Thank you and God bless you Heather. Also, Phillip William Brock, that Kierkegaard quote is so true - thank you.

  5. All of our feet matter.
    Sometimes, they are even smart feet.

  6. Thanks so much, all. Phillip, the Kierkegaard quote is genius. I've been reflecting lately on how the Cross can neither be promoted nor "defended." The Cross simply is...

    Just came across this quote in Chesterton's Orthodoxy: "It is customary to complain of the bustle and strenuousness of our epoch. But in truth the chief mark of our epoch is a profound laziness and fatigue; and the fact is that the real laziness is the cause of the apparent bustle. Take one quite external case; the streets are noisy with taxicabs and motorcars; but this is not due to human activity but to human repose. There would be less bustle if there were more activity, if people were simply walking about."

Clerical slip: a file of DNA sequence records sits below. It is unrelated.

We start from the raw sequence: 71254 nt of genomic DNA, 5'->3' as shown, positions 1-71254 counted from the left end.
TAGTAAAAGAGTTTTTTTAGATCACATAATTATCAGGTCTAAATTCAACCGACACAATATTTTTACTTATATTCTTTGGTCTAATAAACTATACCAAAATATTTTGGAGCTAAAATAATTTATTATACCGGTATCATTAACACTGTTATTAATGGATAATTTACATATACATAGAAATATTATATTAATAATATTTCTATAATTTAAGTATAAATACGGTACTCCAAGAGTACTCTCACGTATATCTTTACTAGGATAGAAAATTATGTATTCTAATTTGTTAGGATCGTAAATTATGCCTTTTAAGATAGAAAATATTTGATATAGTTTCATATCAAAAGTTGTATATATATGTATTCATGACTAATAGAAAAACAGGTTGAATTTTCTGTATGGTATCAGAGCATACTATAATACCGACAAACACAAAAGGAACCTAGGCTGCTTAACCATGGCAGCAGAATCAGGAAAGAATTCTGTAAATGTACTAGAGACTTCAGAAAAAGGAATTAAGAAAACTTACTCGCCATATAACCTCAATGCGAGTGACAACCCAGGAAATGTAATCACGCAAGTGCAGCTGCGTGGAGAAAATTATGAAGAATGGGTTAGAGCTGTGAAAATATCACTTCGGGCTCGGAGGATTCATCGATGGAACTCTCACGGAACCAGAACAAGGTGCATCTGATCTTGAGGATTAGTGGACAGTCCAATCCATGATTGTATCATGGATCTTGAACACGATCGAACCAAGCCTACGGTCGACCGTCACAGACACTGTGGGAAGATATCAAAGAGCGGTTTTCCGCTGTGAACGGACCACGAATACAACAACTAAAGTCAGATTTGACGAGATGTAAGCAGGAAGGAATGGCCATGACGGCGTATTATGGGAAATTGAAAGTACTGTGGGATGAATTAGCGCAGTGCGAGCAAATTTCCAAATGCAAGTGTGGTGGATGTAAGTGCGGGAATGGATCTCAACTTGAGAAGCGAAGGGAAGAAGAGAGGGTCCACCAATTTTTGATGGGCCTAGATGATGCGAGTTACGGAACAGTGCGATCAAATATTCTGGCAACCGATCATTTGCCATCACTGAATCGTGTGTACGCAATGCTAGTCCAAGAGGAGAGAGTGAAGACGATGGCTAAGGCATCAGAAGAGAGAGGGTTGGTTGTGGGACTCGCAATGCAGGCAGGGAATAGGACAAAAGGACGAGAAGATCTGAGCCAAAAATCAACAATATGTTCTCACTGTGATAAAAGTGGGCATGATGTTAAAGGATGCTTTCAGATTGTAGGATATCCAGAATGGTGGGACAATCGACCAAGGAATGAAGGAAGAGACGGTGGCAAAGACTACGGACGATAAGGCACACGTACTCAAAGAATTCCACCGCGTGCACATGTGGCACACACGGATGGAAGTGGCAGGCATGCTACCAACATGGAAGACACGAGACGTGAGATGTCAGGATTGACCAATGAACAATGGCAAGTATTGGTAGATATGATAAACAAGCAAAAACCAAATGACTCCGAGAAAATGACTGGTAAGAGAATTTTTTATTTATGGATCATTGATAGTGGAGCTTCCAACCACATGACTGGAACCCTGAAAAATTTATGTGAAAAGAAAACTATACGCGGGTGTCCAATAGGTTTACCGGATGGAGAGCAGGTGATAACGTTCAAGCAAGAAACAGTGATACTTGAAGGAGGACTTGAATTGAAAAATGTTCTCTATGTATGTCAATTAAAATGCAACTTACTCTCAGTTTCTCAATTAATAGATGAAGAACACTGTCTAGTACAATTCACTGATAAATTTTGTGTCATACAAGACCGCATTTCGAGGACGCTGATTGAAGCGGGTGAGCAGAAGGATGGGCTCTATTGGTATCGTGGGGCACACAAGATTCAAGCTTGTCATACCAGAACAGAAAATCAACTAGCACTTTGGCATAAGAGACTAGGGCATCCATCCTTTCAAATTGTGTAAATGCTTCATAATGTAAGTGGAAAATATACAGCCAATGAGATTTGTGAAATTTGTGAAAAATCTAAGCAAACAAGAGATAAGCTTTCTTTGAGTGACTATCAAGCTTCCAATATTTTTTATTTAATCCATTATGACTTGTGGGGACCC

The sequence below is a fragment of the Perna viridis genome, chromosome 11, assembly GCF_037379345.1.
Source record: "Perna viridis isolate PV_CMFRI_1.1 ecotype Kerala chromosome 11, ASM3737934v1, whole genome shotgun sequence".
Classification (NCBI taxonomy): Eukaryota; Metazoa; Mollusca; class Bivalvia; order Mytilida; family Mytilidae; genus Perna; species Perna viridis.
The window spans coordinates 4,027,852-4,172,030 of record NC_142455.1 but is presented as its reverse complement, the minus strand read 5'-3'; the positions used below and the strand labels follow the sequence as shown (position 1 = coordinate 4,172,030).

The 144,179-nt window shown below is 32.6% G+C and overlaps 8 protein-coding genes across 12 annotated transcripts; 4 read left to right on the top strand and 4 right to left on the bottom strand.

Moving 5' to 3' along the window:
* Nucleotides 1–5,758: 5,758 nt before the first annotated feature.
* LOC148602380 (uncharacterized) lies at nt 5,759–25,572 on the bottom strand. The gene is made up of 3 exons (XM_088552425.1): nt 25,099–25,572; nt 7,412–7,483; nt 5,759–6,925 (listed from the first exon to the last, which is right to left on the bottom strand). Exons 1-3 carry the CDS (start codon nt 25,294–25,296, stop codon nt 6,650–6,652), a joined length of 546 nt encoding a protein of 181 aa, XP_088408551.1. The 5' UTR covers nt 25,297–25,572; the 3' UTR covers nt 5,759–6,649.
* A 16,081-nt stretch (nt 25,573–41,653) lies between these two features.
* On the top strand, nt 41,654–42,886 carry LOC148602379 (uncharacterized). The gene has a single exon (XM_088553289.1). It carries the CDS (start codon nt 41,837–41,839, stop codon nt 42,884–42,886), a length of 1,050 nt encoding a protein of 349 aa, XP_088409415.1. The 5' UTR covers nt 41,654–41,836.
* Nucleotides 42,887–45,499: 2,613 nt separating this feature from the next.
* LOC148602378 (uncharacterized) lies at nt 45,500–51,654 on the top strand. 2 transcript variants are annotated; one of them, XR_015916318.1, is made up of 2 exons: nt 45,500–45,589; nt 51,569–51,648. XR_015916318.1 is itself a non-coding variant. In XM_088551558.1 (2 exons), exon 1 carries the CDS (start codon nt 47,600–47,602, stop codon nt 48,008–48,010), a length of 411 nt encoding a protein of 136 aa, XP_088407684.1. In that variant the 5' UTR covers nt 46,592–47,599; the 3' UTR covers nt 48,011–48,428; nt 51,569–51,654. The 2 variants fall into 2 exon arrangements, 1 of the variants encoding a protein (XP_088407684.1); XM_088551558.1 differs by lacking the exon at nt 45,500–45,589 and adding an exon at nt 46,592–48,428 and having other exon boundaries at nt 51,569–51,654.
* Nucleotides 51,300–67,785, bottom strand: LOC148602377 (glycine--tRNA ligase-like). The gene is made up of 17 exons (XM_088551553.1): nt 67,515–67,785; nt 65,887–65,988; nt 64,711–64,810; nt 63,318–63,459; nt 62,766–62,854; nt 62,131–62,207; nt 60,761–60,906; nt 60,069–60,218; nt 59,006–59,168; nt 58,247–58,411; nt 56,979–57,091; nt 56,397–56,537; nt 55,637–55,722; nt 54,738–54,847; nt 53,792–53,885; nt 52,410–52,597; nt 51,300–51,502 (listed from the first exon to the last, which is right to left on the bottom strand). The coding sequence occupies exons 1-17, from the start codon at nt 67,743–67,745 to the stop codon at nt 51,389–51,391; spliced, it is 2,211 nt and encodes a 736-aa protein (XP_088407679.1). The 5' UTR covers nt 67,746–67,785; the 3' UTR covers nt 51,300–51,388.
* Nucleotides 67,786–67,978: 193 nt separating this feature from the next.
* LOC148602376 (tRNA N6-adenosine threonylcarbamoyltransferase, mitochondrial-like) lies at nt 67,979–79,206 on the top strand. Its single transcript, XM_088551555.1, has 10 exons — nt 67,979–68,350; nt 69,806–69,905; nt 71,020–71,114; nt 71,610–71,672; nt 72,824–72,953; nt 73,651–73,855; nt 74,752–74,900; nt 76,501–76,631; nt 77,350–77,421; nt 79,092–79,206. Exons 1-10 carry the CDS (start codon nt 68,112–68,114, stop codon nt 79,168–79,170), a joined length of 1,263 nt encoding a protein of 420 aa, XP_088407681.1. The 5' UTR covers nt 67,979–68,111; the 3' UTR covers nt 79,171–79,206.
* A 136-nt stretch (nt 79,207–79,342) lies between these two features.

But I don't want to blow my horn because I'm walking. That I can walk at all is a gift. The real point of walking to Mass is this other Chesterton quote: "A man may lie still and be cured of a malady. But he must not lie still if he wants to be cured from a sin."

  7. "I put on my shoes and walked to Mass and on the way, I thought about how if you love Christ, you walk for him. You walk for all the people who can’t walk: the people in wheelchairs, the old, the sick, the people in solitary confinement, the people in straitjackets, the babies."

    I picture this, and you, Heather, become a priest. I don't mean to be sacrilegious, but in your beautiful way, your walking and your writing are a priestly act: you bring us to Christ. Thank you.


I WELCOME your comments!!!